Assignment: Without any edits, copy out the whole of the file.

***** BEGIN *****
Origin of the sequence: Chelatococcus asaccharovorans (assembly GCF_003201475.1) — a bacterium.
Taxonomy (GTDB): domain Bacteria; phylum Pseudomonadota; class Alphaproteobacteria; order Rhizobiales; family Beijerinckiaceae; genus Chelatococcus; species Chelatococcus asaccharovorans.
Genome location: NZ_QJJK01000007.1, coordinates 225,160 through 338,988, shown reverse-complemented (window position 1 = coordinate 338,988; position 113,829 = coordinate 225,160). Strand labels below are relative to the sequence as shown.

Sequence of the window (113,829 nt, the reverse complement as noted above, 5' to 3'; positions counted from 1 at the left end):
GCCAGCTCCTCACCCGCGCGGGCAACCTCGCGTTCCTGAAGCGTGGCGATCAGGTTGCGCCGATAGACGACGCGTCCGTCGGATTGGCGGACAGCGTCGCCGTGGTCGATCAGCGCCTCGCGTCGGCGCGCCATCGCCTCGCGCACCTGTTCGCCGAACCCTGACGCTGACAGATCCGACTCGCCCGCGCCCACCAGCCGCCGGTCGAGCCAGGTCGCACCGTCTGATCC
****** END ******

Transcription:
Origin of the sequence: Chelatococcus asaccharovorans (assembly GCF_003201475.1) — a bacterium.
Taxonomy (GTDB): domain Bacteria; phylum Pseudomonadota; class Alphaproteobacteria; order Rhizobiales; family Beijerinckiaceae; genus Chelatococcus; species Chelatococcus asaccharovorans.
Genome location: NZ_QJJK01000007.1, coordinates 225,160 through 338,988, shown reverse-complemented (window position 1 = coordinate 338,988; position 113,829 = coordinate 225,160). Strand labels below are relative to the sequence as shown.

Sequence of the window (113,829 nt, the reverse complement as noted above, 5' to 3'; positions counted from 1 at the left end):
GCCAGCTCCTCACCCGCGCGGGCAACCTCGCGTTCCTGAAGCGTGGCGATCAGGTTGCGCCGATAGACGACGCGTCCGTCGGATTGGCGGACAGCGTCGCCGTGGTCGATCAGCGCCTCGCGTCGGCGCGCCATCGCCTCGCGCACCTGTTCGCCGAACCCTGACGCTGACAGATCCGACTCGCCCGCGCCCACCAGCCGCCGGTCGAGCCAGGTCGCACCGTCTGATCC